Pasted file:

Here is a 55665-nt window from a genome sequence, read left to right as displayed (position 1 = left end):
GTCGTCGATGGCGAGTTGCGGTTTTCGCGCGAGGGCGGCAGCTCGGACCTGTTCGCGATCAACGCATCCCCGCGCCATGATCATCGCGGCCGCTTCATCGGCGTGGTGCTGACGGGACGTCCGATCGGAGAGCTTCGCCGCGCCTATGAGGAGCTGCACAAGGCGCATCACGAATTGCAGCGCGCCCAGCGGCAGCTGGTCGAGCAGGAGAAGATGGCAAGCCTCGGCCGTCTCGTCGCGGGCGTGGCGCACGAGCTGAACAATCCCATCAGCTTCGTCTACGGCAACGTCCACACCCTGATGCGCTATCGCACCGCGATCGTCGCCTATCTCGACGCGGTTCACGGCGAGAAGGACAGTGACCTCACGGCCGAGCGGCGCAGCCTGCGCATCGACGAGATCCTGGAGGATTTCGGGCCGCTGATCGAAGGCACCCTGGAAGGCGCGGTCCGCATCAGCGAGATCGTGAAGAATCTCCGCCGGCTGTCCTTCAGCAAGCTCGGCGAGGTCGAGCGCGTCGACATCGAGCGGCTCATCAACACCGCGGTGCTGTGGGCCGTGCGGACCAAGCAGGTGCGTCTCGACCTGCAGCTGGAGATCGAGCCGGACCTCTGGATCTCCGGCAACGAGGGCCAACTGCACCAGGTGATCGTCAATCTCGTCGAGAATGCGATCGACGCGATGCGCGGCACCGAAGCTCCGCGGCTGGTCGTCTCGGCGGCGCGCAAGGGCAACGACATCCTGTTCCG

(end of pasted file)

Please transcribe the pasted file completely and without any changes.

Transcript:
Here is a 55665-nt window from a genome sequence, read left to right as displayed (position 1 = left end):
GTCGTCGATGGCGAGTTGCGGTTTTCGCGCGAGGGCGGCAGCTCGGACCTGTTCGCGATCAACGCATCCCCGCGCCATGATCATCGCGGCCGCTTCATCGGCGTGGTGCTGACGGGACGTCCGATCGGAGAGCTTCGCCGCGCCTATGAGGAGCTGCACAAGGCGCATCACGAATTGCAGCGCGCCCAGCGGCAGCTGGTCGAGCAGGAGAAGATGGCAAGCCTCGGCCGTCTCGTCGCGGGCGTGGCGCACGAGCTGAACAATCCCATCAGCTTCGTCTACGGCAACGTCCACACCCTGATGCGCTATCGCACCGCGATCGTCGCCTATCTCGACGCGGTTCACGGCGAGAAGGACAGTGACCTCACGGCCGAGCGGCGCAGCCTGCGCATCGACGAGATCCTGGAGGATTTCGGGCCGCTGATCGAAGGCACCCTGGAAGGCGCGGTCCGCATCAGCGAGATCGTGAAGAATCTCCGCCGGCTGTCCTTCAGCAAGCTCGGCGAGGTCGAGCGCGTCGACATCGAGCGGCTCATCAACACCGCGGTGCTGTGGGCCGTGCGGACCAAGCAGGTGCGTCTCGACCTGCAGCTGGAGATCGAGCCGGACCTCTGGATCTCCGGCAACGAGGGCCAACTGCACCAGGTGATCGTCAATCTCGTCGAGAATGCGATCGACGCGATGCGCGGCACCGAAGCTCCGCGGCTGGTCGTCTCGGCGGCGCGCAAGGGCAACGACATCCTGTTCCG